"A Midlife Crisis for Churches?"
by Tom Goodman
December 22, 2005
Fred Oaks leads an interesting ministry called “Church Over 40,” designed to address the unique needs of churches that have been in existence for 40 years or more. He contends that churches at this age have only two options:
renewal or irrelevance. His website has some interesting articles. The following is an excerpt from an article he wrote for
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“Renewing Older Churches”
by Fred Oaks
Church consultant Lyle Schaller writes, “While exceptions do exist, the general pattern is that congregations that have been meeting at the same address for more than forty years tend to give a higher priority to (a) perpetuating the past rather
than creating the new, (b) taking care of today's members rather than seeking to reach the unchurched, (c) maintaining the real estate rather than launching new ministries to reach new generations.” He concludes: “Never before in
American church history have there been so many congregations that are vulnerable to this ‘forty-year syndrome.’”
Research indicates that three-fourths of all U.S. congregations are at least forty years old. Daunting challenges await those of us who would transition long-established churches from decline to health. Long-established churches can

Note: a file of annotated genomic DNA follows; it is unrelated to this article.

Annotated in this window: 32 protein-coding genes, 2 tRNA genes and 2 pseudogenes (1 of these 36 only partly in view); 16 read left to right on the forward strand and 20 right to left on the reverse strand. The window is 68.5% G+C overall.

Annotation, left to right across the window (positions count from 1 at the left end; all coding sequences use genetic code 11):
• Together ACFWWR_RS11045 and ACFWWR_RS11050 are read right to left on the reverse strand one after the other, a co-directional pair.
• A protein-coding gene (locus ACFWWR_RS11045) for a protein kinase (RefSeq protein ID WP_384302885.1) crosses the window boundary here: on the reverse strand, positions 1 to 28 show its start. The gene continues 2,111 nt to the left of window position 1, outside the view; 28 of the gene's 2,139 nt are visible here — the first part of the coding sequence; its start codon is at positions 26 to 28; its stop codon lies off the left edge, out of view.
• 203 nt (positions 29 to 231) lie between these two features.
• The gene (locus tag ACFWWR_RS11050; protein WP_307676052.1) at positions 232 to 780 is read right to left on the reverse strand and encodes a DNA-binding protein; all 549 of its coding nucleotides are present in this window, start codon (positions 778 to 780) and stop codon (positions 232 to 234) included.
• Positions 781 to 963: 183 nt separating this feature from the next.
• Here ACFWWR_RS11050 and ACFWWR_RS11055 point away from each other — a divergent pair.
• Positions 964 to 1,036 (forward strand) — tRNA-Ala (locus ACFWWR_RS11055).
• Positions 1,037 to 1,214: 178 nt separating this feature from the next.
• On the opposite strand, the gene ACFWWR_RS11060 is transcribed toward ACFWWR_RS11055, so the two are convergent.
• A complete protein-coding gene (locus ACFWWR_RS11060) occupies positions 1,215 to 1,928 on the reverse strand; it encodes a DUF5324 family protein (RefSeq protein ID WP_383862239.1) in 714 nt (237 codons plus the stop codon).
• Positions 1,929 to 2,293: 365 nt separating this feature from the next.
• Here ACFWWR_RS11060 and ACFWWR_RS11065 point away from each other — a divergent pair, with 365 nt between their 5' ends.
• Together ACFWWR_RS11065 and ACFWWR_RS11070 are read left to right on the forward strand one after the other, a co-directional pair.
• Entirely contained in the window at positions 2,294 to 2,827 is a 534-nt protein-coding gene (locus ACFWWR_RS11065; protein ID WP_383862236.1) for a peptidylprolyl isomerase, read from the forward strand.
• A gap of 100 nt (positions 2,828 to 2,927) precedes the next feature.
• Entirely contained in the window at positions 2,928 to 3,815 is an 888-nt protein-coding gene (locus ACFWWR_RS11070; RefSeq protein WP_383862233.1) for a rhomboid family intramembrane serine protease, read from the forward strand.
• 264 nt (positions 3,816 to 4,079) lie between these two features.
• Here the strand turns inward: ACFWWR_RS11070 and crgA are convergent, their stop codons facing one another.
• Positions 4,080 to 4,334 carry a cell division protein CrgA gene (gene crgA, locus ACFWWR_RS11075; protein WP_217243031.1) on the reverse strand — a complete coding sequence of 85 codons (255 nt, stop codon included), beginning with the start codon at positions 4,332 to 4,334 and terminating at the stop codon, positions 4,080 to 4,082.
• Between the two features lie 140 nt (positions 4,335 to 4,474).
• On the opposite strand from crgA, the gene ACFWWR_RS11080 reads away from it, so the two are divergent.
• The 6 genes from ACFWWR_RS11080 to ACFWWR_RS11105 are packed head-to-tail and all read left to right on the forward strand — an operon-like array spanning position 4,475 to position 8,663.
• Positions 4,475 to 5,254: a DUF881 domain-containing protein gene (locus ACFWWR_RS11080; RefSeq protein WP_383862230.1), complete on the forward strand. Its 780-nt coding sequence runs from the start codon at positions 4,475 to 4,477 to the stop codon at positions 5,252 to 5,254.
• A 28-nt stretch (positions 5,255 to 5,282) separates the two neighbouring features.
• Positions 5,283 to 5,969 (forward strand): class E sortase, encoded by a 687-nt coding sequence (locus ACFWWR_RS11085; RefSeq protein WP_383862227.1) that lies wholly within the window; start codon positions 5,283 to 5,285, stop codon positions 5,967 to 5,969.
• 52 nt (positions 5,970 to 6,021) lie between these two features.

harbor some deadly attitudes and habits that distance them from their surrounding community and swat down fresh ideas like flies in the kitchen.
In 1991 a congregation with 160 years of history called me as pastor. Starting a new worship service designed to reach unchurched people was one of the most difficult changes our church ever made. We lost some people over it.
But new people joined us soon afterward. Some were new to Christian faith; others came to us as Christians who wanted to share in the outreach.
One man told me: “I am middle aged now, and I have been in church all my life. I want to invest the second half of my life in a church that is reaching lost people. Your church is doing that, and I believe that God wants me to be a part
He and his family joined our church and now he co-leads a sermon discussion group each week. He is using his teaching gift to help pre-Christian people grapple with biblical truth. He is doing his part to restore
the fertility of our congregation's soil.
Our job as leaders is to focus on one overriding concern: restoring the fruitfulness of our churches. Many long-established congregations have enjoyed wonderful seasons of productive ministry in times past. Renewal leaders are filled with
anticipation that there are more such times to come. They remember that Jesus said, “My true disciples produce much fruit” (John 15:8, NLT). And they will not rest until their congregations are producing disciples again.
ChurchOver40 website: www.ChurchOver40.com
This article: www.christianitytoday.com/le/2005/004/4.47.html
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